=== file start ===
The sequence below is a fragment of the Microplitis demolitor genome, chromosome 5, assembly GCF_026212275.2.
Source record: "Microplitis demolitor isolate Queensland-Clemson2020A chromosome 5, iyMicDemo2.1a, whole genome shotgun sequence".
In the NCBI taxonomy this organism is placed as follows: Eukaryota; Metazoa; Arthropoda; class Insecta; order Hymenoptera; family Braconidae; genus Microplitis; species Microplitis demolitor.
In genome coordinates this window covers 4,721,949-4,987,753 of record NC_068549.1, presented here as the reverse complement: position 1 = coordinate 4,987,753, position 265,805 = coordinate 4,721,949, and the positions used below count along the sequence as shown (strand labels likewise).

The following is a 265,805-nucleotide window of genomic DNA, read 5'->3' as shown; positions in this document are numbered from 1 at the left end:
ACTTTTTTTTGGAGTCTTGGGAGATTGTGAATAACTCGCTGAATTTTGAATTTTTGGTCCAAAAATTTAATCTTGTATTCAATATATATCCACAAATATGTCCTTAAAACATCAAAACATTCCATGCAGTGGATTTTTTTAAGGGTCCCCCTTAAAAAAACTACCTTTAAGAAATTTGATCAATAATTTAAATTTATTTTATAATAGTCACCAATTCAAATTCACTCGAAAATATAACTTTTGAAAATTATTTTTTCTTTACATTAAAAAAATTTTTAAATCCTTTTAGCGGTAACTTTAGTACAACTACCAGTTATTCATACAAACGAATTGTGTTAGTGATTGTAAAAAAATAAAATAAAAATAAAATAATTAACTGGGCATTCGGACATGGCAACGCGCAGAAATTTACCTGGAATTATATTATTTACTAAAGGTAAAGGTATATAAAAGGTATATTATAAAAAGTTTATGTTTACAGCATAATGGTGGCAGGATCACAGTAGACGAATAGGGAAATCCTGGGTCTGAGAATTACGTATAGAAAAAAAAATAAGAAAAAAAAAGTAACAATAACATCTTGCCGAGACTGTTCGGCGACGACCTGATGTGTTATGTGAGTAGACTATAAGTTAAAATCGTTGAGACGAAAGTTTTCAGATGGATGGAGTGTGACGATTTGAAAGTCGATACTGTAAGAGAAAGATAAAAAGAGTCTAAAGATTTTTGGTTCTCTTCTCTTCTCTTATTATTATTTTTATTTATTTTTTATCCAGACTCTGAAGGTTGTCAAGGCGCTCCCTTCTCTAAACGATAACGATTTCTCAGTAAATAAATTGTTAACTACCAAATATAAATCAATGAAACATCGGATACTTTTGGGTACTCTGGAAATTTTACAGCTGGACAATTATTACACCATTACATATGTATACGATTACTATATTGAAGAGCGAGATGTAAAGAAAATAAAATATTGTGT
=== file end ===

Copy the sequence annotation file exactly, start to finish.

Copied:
The sequence below is a fragment of the Microplitis demolitor genome, chromosome 5, assembly GCF_026212275.2.
Source record: "Microplitis demolitor isolate Queensland-Clemson2020A chromosome 5, iyMicDemo2.1a, whole genome shotgun sequence".
In the NCBI taxonomy this organism is placed as follows: Eukaryota; Metazoa; Arthropoda; class Insecta; order Hymenoptera; family Braconidae; genus Microplitis; species Microplitis demolitor.
In genome coordinates this window covers 4,721,949-4,987,753 of record NC_068549.1, presented here as the reverse complement: position 1 = coordinate 4,987,753, position 265,805 = coordinate 4,721,949, and the positions used below count along the sequence as shown (strand labels likewise).

The following is a 265,805-nucleotide window of genomic DNA, read 5'->3' as shown; positions in this document are numbered from 1 at the left end:
ACTTTTTTTTGGAGTCTTGGGAGATTGTGAATAACTCGCTGAATTTTGAATTTTTGGTCCAAAAATTTAATCTTGTATTCAATATATATCCACAAATATGTCCTTAAAACATCAAAACATTCCATGCAGTGGATTTTTTTAAGGGTCCCCCTTAAAAAAACTACCTTTAAGAAATTTGATCAATAATTTAAATTTATTTTATAATAGTCACCAATTCAAATTCACTCGAAAATATAACTTTTGAAAATTATTTTTTCTTTACATTAAAAAAATTTTTAAATCCTTTTAGCGGTAACTTTAGTACAACTACCAGTTATTCATACAAACGAATTGTGTTAGTGATTGTAAAAAAATAAAATAAAAATAAAATAATTAACTGGGCATTCGGACATGGCAACGCGCAGAAATTTACCTGGAATTATATTATTTACTAAAGGTAAAGGTATATAAAAGGTATATTATAAAAAGTTTATGTTTACAGCATAATGGTGGCAGGATCACAGTAGACGAATAGGGAAATCCTGGGTCTGAGAATTACGTATAGAAAAAAAAATAAGAAAAAAAAAGTAACAATAACATCTTGCCGAGACTGTTCGGCGACGACCTGATGTGTTATGTGAGTAGACTATAAGTTAAAATCGTTGAGACGAAAGTTTTCAGATGGATGGAGTGTGACGATTTGAAAGTCGATACTGTAAGAGAAAGATAAAAAGAGTCTAAAGATTTTTGGTTCTCTTCTCTTCTCTTATTATTATTTTTATTTATTTTTTATCCAGACTCTGAAGGTTGTCAAGGCGCTCCCTTCTCTAAACGATAACGATTTCTCAGTAAATAAATTGTTAACTACCAAATATAAATCAATGAAACATCGGATACTTTTGGGTACTCTGGAAATTTTACAGCTGGACAATTATTACACCATTACATATGTATACGATTACTATATTGAAGAGCGAGATGTAAAGAAAATAAAATATTGTGT